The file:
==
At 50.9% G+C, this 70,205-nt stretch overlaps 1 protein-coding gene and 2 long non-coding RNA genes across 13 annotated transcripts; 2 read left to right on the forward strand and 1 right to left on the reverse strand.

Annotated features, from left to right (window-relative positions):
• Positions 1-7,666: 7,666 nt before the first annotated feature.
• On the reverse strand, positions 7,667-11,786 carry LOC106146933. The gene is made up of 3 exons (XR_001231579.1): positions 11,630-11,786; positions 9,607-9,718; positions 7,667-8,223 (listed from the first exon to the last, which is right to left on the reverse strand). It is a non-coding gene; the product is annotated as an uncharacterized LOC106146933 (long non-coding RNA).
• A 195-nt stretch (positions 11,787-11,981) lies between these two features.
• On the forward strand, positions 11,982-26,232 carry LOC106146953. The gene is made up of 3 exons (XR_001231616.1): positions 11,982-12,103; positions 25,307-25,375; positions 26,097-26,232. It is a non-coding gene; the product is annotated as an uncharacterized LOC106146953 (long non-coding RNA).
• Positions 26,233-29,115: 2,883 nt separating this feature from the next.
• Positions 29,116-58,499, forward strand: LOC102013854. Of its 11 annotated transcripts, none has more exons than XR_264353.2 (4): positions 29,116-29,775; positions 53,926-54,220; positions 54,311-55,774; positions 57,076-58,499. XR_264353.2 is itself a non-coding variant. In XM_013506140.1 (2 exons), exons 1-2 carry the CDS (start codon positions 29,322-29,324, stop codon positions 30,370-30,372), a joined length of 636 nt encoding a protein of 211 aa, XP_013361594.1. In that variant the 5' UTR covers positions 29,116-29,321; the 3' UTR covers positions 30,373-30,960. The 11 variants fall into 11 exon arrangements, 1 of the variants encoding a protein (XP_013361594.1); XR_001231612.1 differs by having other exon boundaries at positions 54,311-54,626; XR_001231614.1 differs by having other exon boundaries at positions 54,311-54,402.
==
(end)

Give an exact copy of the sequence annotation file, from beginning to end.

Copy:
At 50.9% G+C, this 70,205-nt stretch overlaps 1 protein-coding gene and 2 long non-coding RNA genes across 13 annotated transcripts; 2 read left to right on the forward strand and 1 right to left on the reverse strand.

Annotated features, from left to right (window-relative positions):
• Positions 1-7,666: 7,666 nt before the first annotated feature.
• On the reverse strand, positions 7,667-11,786 carry LOC106146933. The gene is made up of 3 exons (XR_001231579.1): positions 11,630-11,786; positions 9,607-9,718; positions 7,667-8,223 (listed from the first exon to the last, which is right to left on the reverse strand). It is a non-coding gene; the product is annotated as an uncharacterized LOC106146933 (long non-coding RNA).
• A 195-nt stretch (positions 11,787-11,981) lies between these two features.
• On the forward strand, positions 11,982-26,232 carry LOC106146953. The gene is made up of 3 exons (XR_001231616.1): positions 11,982-12,103; positions 25,307-25,375; positions 26,097-26,232. It is a non-coding gene; the product is annotated as an uncharacterized LOC106146953 (long non-coding RNA).
• Positions 26,233-29,115: 2,883 nt separating this feature from the next.
• Positions 29,116-58,499, forward strand: LOC102013854. Of its 11 annotated transcripts, none has more exons than XR_264353.2 (4): positions 29,116-29,775; positions 53,926-54,220; positions 54,311-55,774; positions 57,076-58,499. XR_264353.2 is itself a non-coding variant. In XM_013506140.1 (2 exons), exons 1-2 carry the CDS (start codon positions 29,322-29,324, stop codon positions 30,370-30,372), a joined length of 636 nt encoding a protein of 211 aa, XP_013361594.1. In that variant the 5' UTR covers positions 29,116-29,321; the 3' UTR covers positions 30,373-30,960. The 11 variants fall into 11 exon arrangements, 1 of the variants encoding a protein (XP_013361594.1); XR_001231612.1 differs by having other exon boundaries at positions 54,311-54,626; XR_001231614.1 differs by having other exon boundaries at positions 54,311-54,402.